DOVER, Delaware — President Barack Obama made a solemn trip to a Delaware air base Tuesday to honor unidentified remains of 30 US servicemen which were returned home after a helicopter crash in Afghanistan.


Obama made the unannounced visit after two C-17 military aircraft landed carrying remains of those killed Saturday on a special forces mission in the deadliest single loss for US troops in the Afghan war.

An Afghan official said Monday that the Taliban lured US forces into an elaborate trap to shoot down the Chinook helicopter, which was carrying Navy SEALS commandos from the same unit that killed Osama bin Laden in Pakistan.

Despite requests from news organizations, the ceremony at Dover was closed to the media because the remains had yet to be identified.

Defense Secretary Leon Panetta, top military officer Admiral Mike Mullen and US Navy chief Admiral Gary Roughhead joined Obama to honor the dead and the president was expected to meet families of the fallen.

Obama lifted a blanket ban on media coverage of the return of dead soldiers in 2009, leaving the choice up to families of fallen troops, and had previously attended a "dignified transfer" ceremony of dead soldiers.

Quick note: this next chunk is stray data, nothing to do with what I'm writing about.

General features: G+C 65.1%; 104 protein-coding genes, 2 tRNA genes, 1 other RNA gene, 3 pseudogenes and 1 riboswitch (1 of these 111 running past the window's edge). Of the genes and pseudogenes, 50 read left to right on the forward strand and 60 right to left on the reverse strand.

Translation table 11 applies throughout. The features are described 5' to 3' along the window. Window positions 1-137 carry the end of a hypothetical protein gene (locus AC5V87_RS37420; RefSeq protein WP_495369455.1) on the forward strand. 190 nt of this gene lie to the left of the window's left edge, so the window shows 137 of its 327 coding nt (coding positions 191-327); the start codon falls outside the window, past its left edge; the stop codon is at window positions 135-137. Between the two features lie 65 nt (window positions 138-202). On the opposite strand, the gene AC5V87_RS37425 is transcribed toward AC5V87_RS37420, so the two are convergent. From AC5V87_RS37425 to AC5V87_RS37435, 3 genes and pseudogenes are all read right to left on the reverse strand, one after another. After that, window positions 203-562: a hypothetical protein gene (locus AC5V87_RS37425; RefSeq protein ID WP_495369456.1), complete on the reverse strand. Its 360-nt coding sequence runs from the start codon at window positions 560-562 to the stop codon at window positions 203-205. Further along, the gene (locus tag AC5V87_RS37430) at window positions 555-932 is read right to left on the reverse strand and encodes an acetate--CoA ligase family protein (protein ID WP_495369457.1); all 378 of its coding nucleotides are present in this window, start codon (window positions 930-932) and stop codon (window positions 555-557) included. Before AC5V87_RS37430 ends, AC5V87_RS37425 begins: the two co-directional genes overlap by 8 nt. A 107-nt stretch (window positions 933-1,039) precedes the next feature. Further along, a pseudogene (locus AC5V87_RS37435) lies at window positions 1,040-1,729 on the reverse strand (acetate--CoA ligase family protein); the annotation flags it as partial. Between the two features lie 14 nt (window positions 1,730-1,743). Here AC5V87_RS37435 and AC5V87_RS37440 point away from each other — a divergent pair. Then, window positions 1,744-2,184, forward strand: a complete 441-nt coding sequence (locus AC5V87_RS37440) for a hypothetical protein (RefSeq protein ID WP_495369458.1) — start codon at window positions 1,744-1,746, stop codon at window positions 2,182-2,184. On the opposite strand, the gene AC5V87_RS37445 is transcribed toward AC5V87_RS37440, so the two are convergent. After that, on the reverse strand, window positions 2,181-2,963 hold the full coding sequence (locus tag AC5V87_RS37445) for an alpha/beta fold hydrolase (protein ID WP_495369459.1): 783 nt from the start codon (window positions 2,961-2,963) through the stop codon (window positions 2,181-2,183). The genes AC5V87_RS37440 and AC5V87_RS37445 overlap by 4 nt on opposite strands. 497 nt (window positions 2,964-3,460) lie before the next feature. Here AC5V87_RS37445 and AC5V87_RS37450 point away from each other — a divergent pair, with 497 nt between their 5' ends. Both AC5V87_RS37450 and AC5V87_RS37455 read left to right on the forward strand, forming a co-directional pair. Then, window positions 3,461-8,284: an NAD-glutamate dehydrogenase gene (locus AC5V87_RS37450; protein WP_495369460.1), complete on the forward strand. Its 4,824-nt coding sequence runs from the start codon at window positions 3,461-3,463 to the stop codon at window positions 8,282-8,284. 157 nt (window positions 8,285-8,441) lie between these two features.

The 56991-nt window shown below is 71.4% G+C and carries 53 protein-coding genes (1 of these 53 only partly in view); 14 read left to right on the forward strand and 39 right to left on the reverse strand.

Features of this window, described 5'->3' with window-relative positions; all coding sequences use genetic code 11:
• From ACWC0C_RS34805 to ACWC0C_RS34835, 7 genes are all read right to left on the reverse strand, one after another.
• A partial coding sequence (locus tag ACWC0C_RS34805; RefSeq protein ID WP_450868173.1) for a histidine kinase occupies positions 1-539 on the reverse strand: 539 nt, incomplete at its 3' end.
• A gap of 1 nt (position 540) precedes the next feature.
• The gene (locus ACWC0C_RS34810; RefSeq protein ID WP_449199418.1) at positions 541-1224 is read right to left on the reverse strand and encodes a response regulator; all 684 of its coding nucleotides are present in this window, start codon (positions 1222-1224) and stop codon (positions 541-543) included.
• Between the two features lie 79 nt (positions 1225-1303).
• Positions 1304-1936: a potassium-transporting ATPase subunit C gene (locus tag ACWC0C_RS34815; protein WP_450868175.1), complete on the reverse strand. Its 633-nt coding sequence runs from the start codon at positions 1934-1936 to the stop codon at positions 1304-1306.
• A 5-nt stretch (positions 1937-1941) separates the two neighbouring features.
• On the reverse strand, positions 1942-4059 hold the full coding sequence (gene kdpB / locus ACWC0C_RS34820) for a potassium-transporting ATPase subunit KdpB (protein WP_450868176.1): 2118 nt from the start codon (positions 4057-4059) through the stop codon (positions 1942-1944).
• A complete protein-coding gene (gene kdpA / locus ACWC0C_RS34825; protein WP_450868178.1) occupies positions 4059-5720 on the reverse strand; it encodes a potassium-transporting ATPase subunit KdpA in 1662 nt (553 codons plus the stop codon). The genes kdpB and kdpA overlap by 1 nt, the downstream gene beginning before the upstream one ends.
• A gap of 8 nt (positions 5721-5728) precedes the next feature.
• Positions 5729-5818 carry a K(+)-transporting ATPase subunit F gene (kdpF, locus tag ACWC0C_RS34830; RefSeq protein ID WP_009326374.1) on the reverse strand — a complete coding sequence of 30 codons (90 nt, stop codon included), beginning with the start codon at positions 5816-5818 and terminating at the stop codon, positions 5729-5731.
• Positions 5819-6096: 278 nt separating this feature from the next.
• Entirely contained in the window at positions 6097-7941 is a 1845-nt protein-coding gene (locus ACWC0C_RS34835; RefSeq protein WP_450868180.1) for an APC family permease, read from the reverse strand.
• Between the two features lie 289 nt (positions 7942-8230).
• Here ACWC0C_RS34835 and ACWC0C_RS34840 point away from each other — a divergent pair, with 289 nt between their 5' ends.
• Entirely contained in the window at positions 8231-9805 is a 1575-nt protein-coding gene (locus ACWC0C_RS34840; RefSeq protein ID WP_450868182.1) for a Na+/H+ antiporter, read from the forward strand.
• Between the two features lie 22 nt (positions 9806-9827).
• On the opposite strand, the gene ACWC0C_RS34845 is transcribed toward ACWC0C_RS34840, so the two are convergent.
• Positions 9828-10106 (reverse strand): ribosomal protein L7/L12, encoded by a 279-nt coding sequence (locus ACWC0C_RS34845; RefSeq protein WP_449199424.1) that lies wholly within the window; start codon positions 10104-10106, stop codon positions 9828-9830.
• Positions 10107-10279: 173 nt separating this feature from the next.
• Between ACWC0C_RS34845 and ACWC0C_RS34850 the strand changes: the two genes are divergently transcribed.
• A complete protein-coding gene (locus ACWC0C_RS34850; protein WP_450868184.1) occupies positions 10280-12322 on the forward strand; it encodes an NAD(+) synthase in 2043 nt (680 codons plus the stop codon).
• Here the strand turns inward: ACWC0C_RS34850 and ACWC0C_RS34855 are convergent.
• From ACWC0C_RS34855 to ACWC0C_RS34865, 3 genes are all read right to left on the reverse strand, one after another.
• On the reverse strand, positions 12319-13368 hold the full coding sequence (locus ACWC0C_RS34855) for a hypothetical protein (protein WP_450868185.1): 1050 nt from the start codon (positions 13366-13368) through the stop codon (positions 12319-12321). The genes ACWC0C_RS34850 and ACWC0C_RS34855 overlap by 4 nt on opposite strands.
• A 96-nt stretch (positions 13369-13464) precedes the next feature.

But the Pentagon said the 30 Americans killed Friday could not be identified "due to the catastrophic nature of the crash," and that next-of-kin were not in a position to grant approval for media access to the transfer ceremony.

The toll from the attack on the Chinook, included 22 SEALs, three US Air Force special forces and five US Army personnel. Seven Afghan troops and an interpreter were also killed.

On Monday, Obama said the loss of the 30 American troops would motivate their colleagues.

"I know that our troops will continue the hard work of transitioning to a stronger Afghan government and ensuring that Afghanistan is not a safe haven for terrorists. We will press on and succeed," the US president said.